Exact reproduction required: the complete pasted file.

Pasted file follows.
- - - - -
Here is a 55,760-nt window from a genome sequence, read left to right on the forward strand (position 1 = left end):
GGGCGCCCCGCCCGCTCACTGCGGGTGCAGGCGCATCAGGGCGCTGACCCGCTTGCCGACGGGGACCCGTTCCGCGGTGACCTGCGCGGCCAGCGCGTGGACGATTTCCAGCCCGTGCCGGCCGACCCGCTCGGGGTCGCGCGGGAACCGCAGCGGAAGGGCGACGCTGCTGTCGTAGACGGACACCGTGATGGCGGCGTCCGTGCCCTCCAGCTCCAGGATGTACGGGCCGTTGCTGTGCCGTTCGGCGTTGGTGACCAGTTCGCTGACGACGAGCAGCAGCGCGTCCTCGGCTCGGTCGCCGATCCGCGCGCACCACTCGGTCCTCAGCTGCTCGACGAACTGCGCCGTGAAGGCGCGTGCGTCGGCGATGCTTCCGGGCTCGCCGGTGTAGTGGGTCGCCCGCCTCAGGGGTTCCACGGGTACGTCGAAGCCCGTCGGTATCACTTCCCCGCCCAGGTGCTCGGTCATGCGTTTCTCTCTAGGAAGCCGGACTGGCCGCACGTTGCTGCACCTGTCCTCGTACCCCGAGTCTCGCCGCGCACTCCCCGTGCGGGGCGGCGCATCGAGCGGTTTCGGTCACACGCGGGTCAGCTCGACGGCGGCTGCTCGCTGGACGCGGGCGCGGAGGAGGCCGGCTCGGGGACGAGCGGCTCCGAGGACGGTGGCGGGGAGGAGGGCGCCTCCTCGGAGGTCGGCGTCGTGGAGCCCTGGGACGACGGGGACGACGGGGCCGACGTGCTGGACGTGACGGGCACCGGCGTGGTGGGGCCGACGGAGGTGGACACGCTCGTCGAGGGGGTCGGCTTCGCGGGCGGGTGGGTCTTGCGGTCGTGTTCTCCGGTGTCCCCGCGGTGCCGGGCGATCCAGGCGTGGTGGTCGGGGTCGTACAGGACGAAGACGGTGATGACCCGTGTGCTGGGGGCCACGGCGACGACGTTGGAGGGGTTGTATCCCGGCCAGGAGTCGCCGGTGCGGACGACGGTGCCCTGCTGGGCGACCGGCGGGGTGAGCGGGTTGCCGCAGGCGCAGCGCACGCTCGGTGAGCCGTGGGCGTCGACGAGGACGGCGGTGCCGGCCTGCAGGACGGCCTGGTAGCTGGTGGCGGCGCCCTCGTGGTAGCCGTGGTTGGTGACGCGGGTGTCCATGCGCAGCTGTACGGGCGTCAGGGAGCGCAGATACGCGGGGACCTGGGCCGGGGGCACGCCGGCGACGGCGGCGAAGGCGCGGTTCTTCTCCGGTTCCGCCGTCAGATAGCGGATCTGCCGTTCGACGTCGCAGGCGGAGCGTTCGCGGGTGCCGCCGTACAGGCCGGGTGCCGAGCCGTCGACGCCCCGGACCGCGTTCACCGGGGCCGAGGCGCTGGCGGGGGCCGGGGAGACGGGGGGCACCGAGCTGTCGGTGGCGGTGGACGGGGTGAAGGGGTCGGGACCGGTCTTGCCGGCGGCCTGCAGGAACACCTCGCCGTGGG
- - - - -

Here is a 55,760-nt window from a genome sequence, read left to right on the forward strand (position 1 = left end):
GGGCGCCCCGCCCGCTCACTGCGGGTGCAGGCGCATCAGGGCGCTGACCCGCTTGCCGACGGGGACCCGTTCCGCGGTGACCTGCGCGGCCAGCGCGTGGACGATTTCCAGCCCGTGCCGGCCGACCCGCTCGGGGTCGCGCGGGAACCGCAGCGGAAGGGCGACGCTGCTGTCGTAGACGGACACCGTGATGGCGGCGTCCGTGCCCTCCAGCTCCAGGATGTACGGGCCGTTGCTGTGCCGTTCGGCGTTGGTGACCAGTTCGCTGACGACGAGCAGCAGCGCGTCCTCGGCTCGGTCGCCGATCCGCGCGCACCACTCGGTCCTCAGCTGCTCGACGAACTGCGCCGTGAAGGCGCGTGCGTCGGCGATGCTTCCGGGCTCGCCGGTGTAGTGGGTCGCCCGCCTCAGGGGTTCCACGGGTACGTCGAAGCCCGTCGGTATCACTTCCCCGCCCAGGTGCTCGGTCATGCGTTTCTCTCTAGGAAGCCGGACTGGCCGCACGTTGCTGCACCTGTCCTCGTACCCCGAGTCTCGCCGCGCACTCCCCGTGCGGGGCGGCGCATCGAGCGGTTTCGGTCACACGCGGGTCAGCTCGACGGCGGCTGCTCGCTGGACGCGGGCGCGGAGGAGGCCGGCTCGGGGACGAGCGGCTCCGAGGACGGTGGCGGGGAGGAGGGCGCCTCCTCGGAGGTCGGCGTCGTGGAGCCCTGGGACGACGGGGACGACGGGGCCGACGTGCTGGACGTGACGGGCACCGGCGTGGTGGGGCCGACGGAGGTGGACACGCTCGTCGAGGGGGTCGGCTTCGCGGGCGGGTGGGTCTTGCGGTCGTGTTCTCCGGTGTCCCCGCGGTGCCGGGCGATCCAGGCGTGGTGGTCGGGGTCGTACAGGACGAAGACGGTGATGACCCGTGTGCTGGGGGCCACGGCGACGACGTTGGAGGGGTTGTATCCCGGCCAGGAGTCGCCGGTGCGGACGACGGTGCCCTGCTGGGCGACCGGCGGGGTGAGCGGGTTGCCGCAGGCGCAGCGCACGCTCGGTGAGCCGTGGGCGTCGACGAGGACGGCGGTGCCGGCCTGCAGGACGGCCTGGTAGCTGGTGGCGGCGCCCTCGTGGTAGCCGTGGTTGGTGACGCGGGTGTCCATGCGCAGCTGTACGGGCGTCAGGGAGCGCAGATACGCGGGGACCTGGGCCGGGGGCACGCCGGCGACGGCGGCGAAGGCGCGGTTCTTCTCCGGTTCCGCCGTCAGATAGCGGATCTGCCGTTCGACGTCGCAGGCGGAGCGTTCGCGGGTGCCGCCGTACAGGCCGGGTGCCGAGCCGTCGACGCCCCGGACCGCGTTCACCGGGGCCGAGGCGCTGGCGGGGGCCGGGGAGACGGGGGGCACCGAGCTGTCGGTGGCGGTGGACGGGGTGAAGGGGTCGGGACCGGTCTTGCCGGCGGCCTGCAGGAACACCTCGCCGTGGG